Shulamit Ran’s Private Game, for clarinet and cello, is not among the more imaginative works of hers I have heard. Commissioned by the Da Capo Chamber Players, it incorporates the group’s name in its format. “Da capo” means to repeat the first section of a piece after intervening music has been heard. Ran’s description of her procedure is quoted in the program note: “Repetition is the essence of comprehensibility. . . . I found myself intrigued by the ideal of having strict repetition. . . . My solution: there are three brief da capo sections. interlaced into the piece. . . . They are essential, for they give the piece coherence. . . . They are my private game.” Ran, a professor at the University of Chicago, expresses her method clearly on paper. But her Private Game is a terse intellectual teaser, not as inventive as her explanation. Though rhapsodic and even theatrical in its broodingness, it failed to engage my interest.

Schubert’s Variations for Flute and Piano based on “Trock’ne Blumen,” one of the songs from Die schone Mullerin, was intended for performance by amateur musicians in his inner circle. But it has the kind of emotional pull that even seasoned players find hard to bring off. The music is touching and sad, suffused with the ineffable yearning and otherworldly glow characteristic of his later piano sonatas. Accompanied by the piano, the flute essentially takes the place of the singer. Levitin’s playing was fluent, elegant, and full of tristesse; Rizzer was the sympathetic accomplice.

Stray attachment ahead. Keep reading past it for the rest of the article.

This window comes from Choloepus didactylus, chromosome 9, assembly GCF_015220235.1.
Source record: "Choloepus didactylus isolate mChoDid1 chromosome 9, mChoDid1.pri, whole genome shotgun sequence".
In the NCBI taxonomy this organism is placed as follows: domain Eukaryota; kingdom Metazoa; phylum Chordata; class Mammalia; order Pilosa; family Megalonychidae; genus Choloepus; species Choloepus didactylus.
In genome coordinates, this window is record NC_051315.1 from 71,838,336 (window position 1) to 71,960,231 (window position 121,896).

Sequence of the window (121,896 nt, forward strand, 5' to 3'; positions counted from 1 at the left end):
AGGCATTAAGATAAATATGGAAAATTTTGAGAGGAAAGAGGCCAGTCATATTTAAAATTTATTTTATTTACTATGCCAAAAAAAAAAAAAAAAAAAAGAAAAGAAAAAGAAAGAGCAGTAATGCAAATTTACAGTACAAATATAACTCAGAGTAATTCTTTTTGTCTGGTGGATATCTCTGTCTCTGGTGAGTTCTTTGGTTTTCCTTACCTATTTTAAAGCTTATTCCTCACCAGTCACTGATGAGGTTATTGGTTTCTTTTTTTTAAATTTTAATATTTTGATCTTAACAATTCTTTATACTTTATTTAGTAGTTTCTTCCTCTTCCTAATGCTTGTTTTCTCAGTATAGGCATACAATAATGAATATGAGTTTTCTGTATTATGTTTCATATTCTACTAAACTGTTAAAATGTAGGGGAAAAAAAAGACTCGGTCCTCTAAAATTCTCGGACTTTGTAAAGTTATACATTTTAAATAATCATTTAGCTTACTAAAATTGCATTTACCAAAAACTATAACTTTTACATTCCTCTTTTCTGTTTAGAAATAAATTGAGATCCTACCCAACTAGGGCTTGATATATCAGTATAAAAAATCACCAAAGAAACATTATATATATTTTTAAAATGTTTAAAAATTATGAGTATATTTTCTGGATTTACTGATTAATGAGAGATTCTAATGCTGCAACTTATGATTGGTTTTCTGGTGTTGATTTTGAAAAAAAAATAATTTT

In Brahms’s Trio for Clarinet, Cello and Piano, the evening’s finale, the opulent range of the clarinet is exploited to the hilt to sustain the autumnal, introspective mood. I had expected to hear sumptuous sounds and a deeply felt reading. But that was not to be. The players — Rizzer, Zimmerman, and Michael Masters — did hit most of the notes right, yet there was no probing into the heart of this music. Where a sense of emotional adventure was called for, I heard only hushed reverence. At no time was the complaint about Rizzer’s occasional dullness more true than here. Too often, in playing Mozart and other masters, Rizzer projects the image of an aloof Olympian, too well mannered to let go. The music of Brahms, in particular, deserves to be treated passionately, if not lustfully. Instead, it got cold-shouldered.

This reluctance to relax, I think, has been a bothersome problem for the CE at the box office. Chamber music is more than just a few personable musicians plying their trade in intimate surroundings; it is an art of communication, mysterious in its alchemy. Charisma, I know for sure, is an essential element. And the ability to establish rapport with listeners is, too. That’s why audiences everywhere respond to the Juilliard Quartet and the Kronos Quartet. I admire the evident playing skills of the CE members and Rizzer’s pedagogical ambitions. But it’s high time they learn to loosen up; they should all emulate Susan Levitin. Otherwise, the ensemble will continue having a tough time reaching beyond its small, though fiercely loyal following.

Like Wikman and MOB, Rizzer and the CE have benefited considerably from the labors of an indefatigable lady. After having managed and cheered the ensemble since its inception, Irene Patner recently called it quits. To her, I extend a hearty brava. Not enough of us realize that behind every noteworthy musical venture hovers a solicitous angel.